Formally, Schama refutes a Kantian definition of “beauty,” arguing that the primal encoding of experience, and its cultural retention and recall — be it the “holy vaulted chamber of the forest roof,” rivers of time, or the tectonic permanence of mountains — are legible in all landscape figuration. He observes a common source for the raw expressionism of the German painter Anselm Kiefer’s insistent perspective and gritty landscapes of encoded repentance, and his own visceral childhood memories of squishy bog mud between his toes while describing estuarial landscapes. Even in the cool abstract essentialism of a Mondrian painting, Schama imagines the stretching of tree boughs in a flat, airy picture plane. By such interpretation, the pervasiveness of landscape is unassailable.


Lies Across America: What Our Historic Sites Get Wrong

James W. Loewen
Touchstone, 2000
Reviewed by Robert David Sullivan   

History isn’t always written by the winners. As the author explains in this muckraking travelogue, a bit of ingenuity and a lot of nerve can change the perception of historic events for generations to come.

Similar to Howard Zinn’s A People’s History of the United States, Loewen’s book rolls aside the Great (White) Man theory of American history to relay both the heroics and the atrocities omitted from roadside markers. Many examples involve the Native Americans overlooked in all those “First settled in” signs, but Lies Across America is foremost about the remarkable success of “Southern heritage” groups, particularly the United Daughters of the Confederacy, in getting their spin carved in stone.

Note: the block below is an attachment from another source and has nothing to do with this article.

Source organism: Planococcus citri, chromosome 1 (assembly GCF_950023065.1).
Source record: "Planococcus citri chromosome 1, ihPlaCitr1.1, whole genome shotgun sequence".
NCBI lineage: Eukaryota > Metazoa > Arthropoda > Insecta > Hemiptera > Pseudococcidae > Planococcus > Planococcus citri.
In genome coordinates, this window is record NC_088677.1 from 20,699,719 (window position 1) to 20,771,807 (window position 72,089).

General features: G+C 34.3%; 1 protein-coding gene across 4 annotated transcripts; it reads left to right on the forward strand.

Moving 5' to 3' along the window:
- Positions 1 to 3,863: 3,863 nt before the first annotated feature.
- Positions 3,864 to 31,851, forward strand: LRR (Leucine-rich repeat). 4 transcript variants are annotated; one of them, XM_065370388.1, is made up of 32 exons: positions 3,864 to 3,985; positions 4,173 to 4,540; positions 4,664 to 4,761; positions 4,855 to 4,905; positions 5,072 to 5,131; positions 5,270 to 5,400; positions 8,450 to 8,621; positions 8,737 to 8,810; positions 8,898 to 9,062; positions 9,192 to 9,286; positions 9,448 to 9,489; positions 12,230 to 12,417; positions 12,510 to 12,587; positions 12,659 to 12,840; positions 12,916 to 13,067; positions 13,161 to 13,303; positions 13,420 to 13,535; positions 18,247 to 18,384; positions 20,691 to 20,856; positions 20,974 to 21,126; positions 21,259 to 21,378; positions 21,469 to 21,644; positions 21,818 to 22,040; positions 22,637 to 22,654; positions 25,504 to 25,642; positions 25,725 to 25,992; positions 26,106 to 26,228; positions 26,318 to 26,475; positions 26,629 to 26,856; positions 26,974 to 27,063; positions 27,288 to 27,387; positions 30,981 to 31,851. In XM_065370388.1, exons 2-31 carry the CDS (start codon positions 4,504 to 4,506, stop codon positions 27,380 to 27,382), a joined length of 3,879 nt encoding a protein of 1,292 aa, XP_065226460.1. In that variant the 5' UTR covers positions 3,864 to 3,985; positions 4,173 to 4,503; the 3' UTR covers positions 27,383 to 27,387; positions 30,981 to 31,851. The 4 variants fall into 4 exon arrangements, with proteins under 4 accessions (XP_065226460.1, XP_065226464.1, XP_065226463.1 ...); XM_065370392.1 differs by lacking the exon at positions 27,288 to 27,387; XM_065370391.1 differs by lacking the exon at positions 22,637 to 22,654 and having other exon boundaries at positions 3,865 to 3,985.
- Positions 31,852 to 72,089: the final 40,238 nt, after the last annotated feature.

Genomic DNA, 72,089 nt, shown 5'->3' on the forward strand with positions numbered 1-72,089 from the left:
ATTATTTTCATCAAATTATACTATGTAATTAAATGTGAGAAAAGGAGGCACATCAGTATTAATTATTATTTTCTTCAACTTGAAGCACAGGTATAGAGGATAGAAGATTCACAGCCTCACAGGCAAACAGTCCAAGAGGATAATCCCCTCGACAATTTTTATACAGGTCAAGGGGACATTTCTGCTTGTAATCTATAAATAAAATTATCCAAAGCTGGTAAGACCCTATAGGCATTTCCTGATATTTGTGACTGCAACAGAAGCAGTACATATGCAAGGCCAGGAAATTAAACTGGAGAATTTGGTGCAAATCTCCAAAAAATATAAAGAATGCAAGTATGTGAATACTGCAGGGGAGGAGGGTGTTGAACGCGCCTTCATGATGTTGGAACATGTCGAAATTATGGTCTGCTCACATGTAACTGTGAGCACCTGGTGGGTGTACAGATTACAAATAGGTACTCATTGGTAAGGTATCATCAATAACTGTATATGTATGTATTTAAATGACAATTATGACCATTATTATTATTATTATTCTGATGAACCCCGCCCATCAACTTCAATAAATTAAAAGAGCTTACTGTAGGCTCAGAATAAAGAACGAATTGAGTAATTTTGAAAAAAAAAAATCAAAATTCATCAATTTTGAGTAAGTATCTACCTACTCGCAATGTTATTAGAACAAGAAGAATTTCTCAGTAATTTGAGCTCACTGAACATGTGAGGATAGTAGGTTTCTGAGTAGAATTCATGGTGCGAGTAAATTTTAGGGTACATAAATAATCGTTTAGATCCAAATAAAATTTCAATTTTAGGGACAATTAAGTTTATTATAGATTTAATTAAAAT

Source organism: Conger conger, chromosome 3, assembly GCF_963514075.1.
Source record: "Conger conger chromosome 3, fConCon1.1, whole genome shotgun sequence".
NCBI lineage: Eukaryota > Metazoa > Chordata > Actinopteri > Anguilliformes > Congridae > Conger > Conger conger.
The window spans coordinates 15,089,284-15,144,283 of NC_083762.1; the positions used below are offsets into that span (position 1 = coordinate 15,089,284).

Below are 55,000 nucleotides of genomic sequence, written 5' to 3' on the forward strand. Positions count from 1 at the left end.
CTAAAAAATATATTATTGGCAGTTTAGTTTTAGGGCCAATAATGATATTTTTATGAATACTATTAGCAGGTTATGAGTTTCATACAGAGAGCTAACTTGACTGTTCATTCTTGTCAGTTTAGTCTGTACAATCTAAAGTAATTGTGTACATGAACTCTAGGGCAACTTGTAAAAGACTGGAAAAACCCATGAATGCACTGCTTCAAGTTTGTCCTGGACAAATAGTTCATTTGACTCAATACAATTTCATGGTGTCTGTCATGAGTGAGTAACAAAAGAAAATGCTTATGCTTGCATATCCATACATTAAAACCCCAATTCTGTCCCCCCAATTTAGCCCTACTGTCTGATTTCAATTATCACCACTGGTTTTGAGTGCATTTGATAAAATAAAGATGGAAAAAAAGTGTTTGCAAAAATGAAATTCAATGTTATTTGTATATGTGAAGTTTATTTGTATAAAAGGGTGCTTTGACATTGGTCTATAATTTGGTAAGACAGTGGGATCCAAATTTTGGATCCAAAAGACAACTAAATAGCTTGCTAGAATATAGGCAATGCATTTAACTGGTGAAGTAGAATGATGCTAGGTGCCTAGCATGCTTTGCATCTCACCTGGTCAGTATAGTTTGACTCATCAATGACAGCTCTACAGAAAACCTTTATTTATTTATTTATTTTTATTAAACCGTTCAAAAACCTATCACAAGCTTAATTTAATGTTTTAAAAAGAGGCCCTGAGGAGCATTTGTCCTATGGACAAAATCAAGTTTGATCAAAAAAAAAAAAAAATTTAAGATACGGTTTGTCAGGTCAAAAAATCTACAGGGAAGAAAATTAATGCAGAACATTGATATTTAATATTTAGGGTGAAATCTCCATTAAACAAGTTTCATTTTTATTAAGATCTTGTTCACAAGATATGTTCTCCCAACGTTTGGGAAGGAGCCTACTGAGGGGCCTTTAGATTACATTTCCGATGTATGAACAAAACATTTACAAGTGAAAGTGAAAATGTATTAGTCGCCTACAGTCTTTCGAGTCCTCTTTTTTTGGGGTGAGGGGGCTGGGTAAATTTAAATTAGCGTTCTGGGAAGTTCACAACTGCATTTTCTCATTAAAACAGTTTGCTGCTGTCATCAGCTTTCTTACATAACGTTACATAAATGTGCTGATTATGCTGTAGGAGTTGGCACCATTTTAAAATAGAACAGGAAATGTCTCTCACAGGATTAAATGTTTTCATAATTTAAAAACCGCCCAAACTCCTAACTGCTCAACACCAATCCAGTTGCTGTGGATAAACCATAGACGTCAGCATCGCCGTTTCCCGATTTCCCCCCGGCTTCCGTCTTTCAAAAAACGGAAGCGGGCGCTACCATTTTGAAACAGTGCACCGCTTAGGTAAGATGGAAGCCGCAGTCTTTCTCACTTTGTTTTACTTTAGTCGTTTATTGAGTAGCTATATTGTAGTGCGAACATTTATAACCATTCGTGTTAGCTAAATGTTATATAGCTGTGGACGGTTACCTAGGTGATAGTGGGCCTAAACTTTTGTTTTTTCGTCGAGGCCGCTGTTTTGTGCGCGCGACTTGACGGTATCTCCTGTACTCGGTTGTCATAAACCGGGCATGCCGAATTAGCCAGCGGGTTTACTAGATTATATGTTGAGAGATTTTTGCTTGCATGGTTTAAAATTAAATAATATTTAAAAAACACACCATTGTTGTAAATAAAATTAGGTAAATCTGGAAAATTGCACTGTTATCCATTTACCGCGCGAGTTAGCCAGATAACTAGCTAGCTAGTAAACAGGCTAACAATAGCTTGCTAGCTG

The rehabilitation of the Confederacy takes the form of euphemism (slaves turn into “servants”) and selective preservation. (There are opportunities to see slave quarters in plantation houses, but the far worse shelters in the fields have mostly been destroyed.) More impressive is the way Confederacy commemoration frequently overstates popular support for the rebellion. For example, a northern Texas town that opposed secession now has a courthouse monument honoring the Confederate forces who killed scores of residents “determined to destroy the order” of the town (that is, who supported the Union).

Many of these monuments were erected long after anyone with memories of the events was gone, as counter-responses to the civil rights movement. (Loewen writes that Confederate General Nathan Forrest is on more historical markers than anyone else in Tennessee, and it might have something to do with his being the first leader of the Ku Klux Klan.)

How does one know whether to trust a historical marker? One tip is the passive voice. Far from a mere concern of fussy English teachers, it can be a sly tool for leaving out vital information. Beware signs that say structures “were built” (possibly by slaves) or violence “was committed” (by whom, against whom?).

The book moves from west to east, and New England gets only a few pages at the end. Darien, Connecticut, is dinged for not informing visitors that it was a “sundown town” (blacks and Jews not allowed to stay overnight), and New Hampshire is mocked for honoring Franklin Pierce, its only president and a consensus pick for worst person to ever occupy the White House. By this point, the reader must conclude that fixing every marker to satisfy Loewen is an impossible task. Better to bring your smartphone and consult Wikipedia when you stop at a historic site; even that is probably more accurate than whatever was hammered into the ground.